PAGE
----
(Born; 1852; Died; 1924). Despite having been largely ignored by the twentieth century, Alfred Grünfeld is slowly beginning to find his way back into the repertoire by virtue of recordings and performances by some of the more adventurous and fun-loving pianists of our time. In his day, Grünfeld was a much sought-after teacher and concert pianist who charmed packed halls with virtuosic displays of Viennese charm, grace, elegance and musical intelligence. A measure of his fame towards the end of the nineteenth century is that he remains the earliest pianist of any real note to have made records, laying down tracks as early as 1899. As a teacher he presided over the careers of many, giving solid advice to, among others, the young Rudolf Serkin.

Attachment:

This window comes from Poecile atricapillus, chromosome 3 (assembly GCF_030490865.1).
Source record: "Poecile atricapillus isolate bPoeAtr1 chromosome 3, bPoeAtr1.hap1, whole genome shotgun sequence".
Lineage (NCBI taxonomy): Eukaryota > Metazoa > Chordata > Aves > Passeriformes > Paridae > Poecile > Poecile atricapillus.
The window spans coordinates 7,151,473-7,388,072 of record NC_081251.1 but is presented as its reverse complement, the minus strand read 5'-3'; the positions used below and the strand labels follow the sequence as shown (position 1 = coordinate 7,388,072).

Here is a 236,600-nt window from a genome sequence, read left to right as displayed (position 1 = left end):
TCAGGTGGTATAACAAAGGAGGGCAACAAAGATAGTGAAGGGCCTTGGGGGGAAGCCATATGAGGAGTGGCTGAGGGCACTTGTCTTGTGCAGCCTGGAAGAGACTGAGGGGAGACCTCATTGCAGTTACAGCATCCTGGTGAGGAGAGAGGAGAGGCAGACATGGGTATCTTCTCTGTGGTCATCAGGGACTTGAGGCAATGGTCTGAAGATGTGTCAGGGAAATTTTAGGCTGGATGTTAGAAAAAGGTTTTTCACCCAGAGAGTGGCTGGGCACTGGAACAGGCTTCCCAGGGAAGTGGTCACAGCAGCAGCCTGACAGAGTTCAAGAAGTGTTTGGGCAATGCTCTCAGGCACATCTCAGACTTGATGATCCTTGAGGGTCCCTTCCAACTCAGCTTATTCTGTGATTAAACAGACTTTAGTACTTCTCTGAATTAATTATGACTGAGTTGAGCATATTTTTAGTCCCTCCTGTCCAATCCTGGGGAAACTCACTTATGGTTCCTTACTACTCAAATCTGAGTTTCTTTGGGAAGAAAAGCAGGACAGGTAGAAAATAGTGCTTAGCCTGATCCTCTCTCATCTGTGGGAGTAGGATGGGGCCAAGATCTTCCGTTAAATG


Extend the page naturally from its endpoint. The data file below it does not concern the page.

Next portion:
Grünfeld composed music both for the salon and the concert hall, in most cases, initially at least, for his own use in performance. He followed many of the virtuosi of the day by producing charming arrangements of Schubert songs, bravura paraphrases based on excerpts from the hugely popular operettas of the time as well as the odd Romance, Serenade or Hungarian fantasy of his own devising.